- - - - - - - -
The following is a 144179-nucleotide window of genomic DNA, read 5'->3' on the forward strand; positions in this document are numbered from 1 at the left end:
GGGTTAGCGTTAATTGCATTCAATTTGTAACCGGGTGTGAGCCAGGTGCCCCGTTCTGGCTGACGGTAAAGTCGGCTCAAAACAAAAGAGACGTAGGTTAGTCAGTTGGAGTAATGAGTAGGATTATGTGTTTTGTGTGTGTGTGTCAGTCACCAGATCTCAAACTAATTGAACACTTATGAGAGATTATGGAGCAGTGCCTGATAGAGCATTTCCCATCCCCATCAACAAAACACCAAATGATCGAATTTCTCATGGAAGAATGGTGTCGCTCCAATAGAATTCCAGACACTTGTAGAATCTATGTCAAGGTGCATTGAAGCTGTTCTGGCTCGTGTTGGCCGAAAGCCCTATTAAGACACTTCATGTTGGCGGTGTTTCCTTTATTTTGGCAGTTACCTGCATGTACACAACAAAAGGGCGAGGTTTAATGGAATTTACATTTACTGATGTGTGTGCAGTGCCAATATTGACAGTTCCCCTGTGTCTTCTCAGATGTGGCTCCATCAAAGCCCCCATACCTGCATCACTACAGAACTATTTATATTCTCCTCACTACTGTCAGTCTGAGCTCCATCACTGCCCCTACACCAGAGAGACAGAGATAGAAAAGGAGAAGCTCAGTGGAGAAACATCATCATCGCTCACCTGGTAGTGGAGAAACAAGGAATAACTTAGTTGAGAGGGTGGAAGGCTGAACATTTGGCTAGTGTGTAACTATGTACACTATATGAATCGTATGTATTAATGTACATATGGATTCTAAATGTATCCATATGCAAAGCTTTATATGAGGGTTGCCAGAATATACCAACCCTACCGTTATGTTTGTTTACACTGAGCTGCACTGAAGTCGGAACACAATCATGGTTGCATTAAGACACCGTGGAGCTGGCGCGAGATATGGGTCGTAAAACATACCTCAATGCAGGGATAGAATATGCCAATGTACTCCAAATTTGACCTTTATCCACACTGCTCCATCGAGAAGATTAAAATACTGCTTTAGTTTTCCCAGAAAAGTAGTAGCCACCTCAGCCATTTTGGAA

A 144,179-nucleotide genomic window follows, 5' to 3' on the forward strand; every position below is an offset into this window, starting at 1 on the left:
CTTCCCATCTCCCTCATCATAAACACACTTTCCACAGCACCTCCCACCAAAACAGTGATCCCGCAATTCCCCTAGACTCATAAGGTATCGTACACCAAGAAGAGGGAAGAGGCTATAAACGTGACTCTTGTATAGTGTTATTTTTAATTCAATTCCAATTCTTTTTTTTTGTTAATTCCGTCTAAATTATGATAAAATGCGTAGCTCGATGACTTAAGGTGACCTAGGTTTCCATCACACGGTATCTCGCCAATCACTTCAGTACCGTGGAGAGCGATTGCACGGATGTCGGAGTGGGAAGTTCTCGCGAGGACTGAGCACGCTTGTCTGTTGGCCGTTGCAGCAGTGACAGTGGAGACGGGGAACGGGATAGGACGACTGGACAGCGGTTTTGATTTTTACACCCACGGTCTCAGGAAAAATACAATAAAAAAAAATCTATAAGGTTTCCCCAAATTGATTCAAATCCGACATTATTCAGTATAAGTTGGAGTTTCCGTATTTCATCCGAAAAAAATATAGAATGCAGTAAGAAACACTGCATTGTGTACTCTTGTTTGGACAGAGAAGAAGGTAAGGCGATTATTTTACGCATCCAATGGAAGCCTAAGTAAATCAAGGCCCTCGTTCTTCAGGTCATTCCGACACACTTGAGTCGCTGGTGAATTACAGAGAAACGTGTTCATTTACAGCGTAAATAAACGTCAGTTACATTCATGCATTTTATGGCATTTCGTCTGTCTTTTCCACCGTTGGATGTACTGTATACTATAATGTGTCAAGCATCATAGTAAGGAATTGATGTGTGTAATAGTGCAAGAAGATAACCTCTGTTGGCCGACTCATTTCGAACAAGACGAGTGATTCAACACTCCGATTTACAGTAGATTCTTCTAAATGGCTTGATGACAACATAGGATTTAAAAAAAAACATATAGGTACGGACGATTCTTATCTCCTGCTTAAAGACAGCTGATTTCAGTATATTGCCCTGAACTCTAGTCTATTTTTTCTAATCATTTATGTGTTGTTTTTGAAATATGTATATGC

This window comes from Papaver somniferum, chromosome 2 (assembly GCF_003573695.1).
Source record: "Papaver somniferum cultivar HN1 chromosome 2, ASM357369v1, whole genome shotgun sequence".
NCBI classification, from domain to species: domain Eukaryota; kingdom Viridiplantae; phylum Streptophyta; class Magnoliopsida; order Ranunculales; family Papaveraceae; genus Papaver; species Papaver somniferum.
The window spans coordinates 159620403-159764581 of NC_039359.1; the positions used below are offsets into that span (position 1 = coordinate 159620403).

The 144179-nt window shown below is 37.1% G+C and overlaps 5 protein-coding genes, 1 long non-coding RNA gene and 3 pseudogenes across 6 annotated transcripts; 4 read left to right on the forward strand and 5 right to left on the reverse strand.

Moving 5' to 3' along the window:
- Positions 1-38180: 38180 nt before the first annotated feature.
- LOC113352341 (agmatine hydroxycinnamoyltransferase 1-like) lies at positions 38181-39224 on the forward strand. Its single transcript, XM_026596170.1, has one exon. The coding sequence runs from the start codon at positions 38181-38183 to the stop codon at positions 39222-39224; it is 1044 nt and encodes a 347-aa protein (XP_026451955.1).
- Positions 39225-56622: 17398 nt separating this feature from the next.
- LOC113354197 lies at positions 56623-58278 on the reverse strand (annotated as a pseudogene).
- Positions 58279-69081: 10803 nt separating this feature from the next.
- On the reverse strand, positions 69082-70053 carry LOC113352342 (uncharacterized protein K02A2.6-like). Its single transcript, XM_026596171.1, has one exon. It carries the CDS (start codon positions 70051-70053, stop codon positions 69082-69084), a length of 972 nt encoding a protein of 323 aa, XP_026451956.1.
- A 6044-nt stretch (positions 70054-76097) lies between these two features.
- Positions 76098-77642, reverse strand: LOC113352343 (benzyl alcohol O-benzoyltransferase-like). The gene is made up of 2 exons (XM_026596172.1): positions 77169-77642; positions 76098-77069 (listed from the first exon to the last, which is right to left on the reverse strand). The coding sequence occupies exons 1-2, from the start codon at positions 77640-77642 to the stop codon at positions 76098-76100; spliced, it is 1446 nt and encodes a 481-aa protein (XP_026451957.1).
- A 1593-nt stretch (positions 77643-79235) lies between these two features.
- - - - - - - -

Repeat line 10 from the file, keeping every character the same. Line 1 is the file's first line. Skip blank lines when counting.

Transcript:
Moving 5' to 3' along the window: